Wolff, T. and Ready, D. F. (1993). Pattern formation in the Drosophila retina. In: The Development of Drosophila melanogaster. Cold Spring Harbor Laboratory Press. Vol. 2 Pp. 1277-1325

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The adult compound eye presents a regular hexagonal array of approximately 750 facets, the lenses of the unit eyes, or ommatidia. An adult ommatidium is a precise 19-cell assembly of 8 photoreceptors and 11 accessory cells.

The photoreceptors (R cells) are of three distinct types: the R1-R6 class, which lie in a ring surrounding two central receptors; R7, the distal, or outer, central cell; and R8, the proximal, or inner, central cell. Genetic and morphological criteria subdivide the outer receptors into three groups: R1/6, R3/4 and R2/5. Each R cell contributes a distinct pattern element to the photoreceptor group.

Overlying the photoreceptors is a quartet of cone cells. Two primary pigment cells, which surround the cone cells are mirror-image twins that meet on the vertical midline of the ommatidium. A mesh of shared pigment cells surrounds each ommatidial core of photoreceptors, cone cells, and primary pigment cells in an exact, honeycomb-like matrix.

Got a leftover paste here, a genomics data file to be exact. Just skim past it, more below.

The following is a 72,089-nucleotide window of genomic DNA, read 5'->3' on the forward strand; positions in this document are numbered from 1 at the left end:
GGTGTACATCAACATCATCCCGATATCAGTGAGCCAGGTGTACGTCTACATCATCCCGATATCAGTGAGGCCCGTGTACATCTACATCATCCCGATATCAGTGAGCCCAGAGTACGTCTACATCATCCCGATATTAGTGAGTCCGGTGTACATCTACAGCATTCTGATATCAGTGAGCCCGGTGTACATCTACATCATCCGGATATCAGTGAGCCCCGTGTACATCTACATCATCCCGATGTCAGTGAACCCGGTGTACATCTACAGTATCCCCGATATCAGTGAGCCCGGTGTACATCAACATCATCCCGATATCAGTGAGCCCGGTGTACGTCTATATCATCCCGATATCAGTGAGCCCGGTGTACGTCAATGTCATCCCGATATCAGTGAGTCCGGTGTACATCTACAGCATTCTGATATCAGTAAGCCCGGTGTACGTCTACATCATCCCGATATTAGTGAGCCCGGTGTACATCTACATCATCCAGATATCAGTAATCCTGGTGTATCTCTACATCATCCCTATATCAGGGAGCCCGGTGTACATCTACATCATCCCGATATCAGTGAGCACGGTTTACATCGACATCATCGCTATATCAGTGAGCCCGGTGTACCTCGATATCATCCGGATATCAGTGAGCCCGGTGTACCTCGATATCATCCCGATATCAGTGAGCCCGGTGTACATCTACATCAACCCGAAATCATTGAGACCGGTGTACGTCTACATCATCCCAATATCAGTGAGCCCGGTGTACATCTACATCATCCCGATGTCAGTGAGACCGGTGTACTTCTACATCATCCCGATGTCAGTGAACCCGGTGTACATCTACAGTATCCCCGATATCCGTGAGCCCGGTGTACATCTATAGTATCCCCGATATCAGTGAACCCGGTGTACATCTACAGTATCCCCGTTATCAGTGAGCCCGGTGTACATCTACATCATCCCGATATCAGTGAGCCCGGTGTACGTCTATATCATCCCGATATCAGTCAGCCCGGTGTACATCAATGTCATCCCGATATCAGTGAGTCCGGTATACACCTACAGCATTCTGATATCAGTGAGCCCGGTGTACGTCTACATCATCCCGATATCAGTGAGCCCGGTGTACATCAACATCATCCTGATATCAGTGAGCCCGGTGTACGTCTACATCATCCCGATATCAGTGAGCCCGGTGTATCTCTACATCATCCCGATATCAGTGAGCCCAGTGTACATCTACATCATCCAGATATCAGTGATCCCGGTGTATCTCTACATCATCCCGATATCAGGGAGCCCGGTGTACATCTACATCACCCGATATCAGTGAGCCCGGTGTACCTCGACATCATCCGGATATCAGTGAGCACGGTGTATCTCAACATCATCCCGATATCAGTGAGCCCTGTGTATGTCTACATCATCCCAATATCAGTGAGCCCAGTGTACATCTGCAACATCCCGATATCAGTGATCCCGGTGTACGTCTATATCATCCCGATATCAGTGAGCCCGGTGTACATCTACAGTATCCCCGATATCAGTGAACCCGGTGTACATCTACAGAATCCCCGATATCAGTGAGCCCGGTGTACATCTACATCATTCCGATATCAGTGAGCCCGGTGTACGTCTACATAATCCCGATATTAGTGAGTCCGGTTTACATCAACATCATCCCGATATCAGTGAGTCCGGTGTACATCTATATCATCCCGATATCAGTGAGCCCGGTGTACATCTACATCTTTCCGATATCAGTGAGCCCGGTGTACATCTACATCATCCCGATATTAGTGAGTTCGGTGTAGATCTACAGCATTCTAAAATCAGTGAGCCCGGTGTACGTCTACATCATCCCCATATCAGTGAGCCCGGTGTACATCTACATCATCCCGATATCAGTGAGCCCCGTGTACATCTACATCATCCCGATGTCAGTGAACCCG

Secondary pigment cells lie between two ommatidia, and tertiaries are shared among three ommatidia at a vertex. Rhabdomeres are the rhodopsin-located apical surfaces of a photoreceptor, accommodating more than 90% of the photoreceptor's plasma membrane in a closely packed stack of about 60,000 microvilli.

The small mechanosensory bristles of the eye are products of a typical four cell complement of neuron, glia and two support cells. Eye bristles are developmentally distinct from ommatidia and project their sensory axons into the brain. The corneal lens is a chitinous extracellular secretion of the four underlying cone cells and the two primary pigment cells (Wolff, 1993).